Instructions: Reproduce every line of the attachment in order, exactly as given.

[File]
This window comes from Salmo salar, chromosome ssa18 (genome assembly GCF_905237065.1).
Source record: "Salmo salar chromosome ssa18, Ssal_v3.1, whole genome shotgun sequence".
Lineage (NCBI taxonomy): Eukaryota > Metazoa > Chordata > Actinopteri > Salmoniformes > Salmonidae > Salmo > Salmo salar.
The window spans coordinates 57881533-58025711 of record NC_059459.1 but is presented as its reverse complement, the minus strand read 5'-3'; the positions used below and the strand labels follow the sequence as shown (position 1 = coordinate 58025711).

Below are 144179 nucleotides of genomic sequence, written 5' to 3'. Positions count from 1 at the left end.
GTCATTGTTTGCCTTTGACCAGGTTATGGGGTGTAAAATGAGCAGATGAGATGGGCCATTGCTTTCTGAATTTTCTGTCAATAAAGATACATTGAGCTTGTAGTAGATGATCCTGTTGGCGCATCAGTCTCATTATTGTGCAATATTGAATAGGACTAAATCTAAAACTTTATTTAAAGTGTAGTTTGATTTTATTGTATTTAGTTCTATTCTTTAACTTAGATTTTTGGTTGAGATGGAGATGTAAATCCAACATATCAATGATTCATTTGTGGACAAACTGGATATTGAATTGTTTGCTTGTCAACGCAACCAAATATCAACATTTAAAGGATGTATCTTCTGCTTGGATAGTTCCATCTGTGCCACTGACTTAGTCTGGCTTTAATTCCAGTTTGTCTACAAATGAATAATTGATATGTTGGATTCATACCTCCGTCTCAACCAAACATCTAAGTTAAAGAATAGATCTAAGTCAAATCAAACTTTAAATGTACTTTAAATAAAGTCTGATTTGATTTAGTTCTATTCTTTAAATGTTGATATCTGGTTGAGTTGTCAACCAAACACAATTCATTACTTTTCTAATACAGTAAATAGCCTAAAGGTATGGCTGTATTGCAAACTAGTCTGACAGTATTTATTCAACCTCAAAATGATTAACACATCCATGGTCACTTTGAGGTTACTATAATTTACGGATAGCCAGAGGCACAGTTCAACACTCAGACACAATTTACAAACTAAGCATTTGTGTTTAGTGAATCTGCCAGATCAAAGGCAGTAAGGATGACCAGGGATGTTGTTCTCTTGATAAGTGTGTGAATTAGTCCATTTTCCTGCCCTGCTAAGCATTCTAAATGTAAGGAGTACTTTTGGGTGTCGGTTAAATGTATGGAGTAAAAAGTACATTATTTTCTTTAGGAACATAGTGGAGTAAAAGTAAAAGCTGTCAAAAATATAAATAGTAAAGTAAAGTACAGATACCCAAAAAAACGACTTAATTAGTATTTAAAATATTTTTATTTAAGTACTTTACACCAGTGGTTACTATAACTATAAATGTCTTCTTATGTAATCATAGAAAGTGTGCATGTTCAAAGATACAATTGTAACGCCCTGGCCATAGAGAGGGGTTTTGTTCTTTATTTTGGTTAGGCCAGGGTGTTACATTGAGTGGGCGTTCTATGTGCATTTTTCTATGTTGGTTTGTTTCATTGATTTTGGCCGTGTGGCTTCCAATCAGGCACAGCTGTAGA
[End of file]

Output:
This window comes from Salmo salar, chromosome ssa18 (genome assembly GCF_905237065.1).
Source record: "Salmo salar chromosome ssa18, Ssal_v3.1, whole genome shotgun sequence".
Lineage (NCBI taxonomy): Eukaryota > Metazoa > Chordata > Actinopteri > Salmoniformes > Salmonidae > Salmo > Salmo salar.
The window spans coordinates 57881533-58025711 of record NC_059459.1 but is presented as its reverse complement, the minus strand read 5'-3'; the positions used below and the strand labels follow the sequence as shown (position 1 = coordinate 58025711).

Below are 144179 nucleotides of genomic sequence, written 5' to 3'. Positions count from 1 at the left end.
GTCATTGTTTGCCTTTGACCAGGTTATGGGGTGTAAAATGAGCAGATGAGATGGGCCATTGCTTTCTGAATTTTCTGTCAATAAAGATACATTGAGCTTGTAGTAGATGATCCTGTTGGCGCATCAGTCTCATTATTGTGCAATATTGAATAGGACTAAATCTAAAACTTTATTTAAAGTGTAGTTTGATTTTATTGTATTTAGTTCTATTCTTTAACTTAGATTTTTGGTTGAGATGGAGATGTAAATCCAACATATCAATGATTCATTTGTGGACAAACTGGATATTGAATTGTTTGCTTGTCAACGCAACCAAATATCAACATTTAAAGGATGTATCTTCTGCTTGGATAGTTCCATCTGTGCCACTGACTTAGTCTGGCTTTAATTCCAGTTTGTCTACAAATGAATAATTGATATGTTGGATTCATACCTCCGTCTCAACCAAACATCTAAGTTAAAGAATAGATCTAAGTCAAATCAAACTTTAAATGTACTTTAAATAAAGTCTGATTTGATTTAGTTCTATTCTTTAAATGTTGATATCTGGTTGAGTTGTCAACCAAACACAATTCATTACTTTTCTAATACAGTAAATAGCCTAAAGGTATGGCTGTATTGCAAACTAGTCTGACAGTATTTATTCAACCTCAAAATGATTAACACATCCATGGTCACTTTGAGGTTACTATAATTTACGGATAGCCAGAGGCACAGTTCAACACTCAGACACAATTTACAAACTAAGCATTTGTGTTTAGTGAATCTGCCAGATCAAAGGCAGTAAGGATGACCAGGGATGTTGTTCTCTTGATAAGTGTGTGAATTAGTCCATTTTCCTGCCCTGCTAAGCATTCTAAATGTAAGGAGTACTTTTGGGTGTCGGTTAAATGTATGGAGTAAAAAGTACATTATTTTCTTTAGGAACATAGTGGAGTAAAAGTAAAAGCTGTCAAAAATATAAATAGTAAAGTAAAGTACAGATACCCAAAAAAACGACTTAATTAGTATTTAAAATATTTTTATTTAAGTACTTTACACCAGTGGTTACTATAACTATAAATGTCTTCTTATGTAATCATAGAAAGTGTGCATGTTCAAAGATACAATTGTAACGCCCTGGCCATAGAGAGGGGTTTTGTTCTTTATTTTGGTTAGGCCAGGGTGTTACATTGAGTGGGCGTTCTATGTGCATTTTTCTATGTTGGTTTGTTTCATTGATTTTGGCCGTGTGGCTTCCAATCAGGCACAGCTGTAGA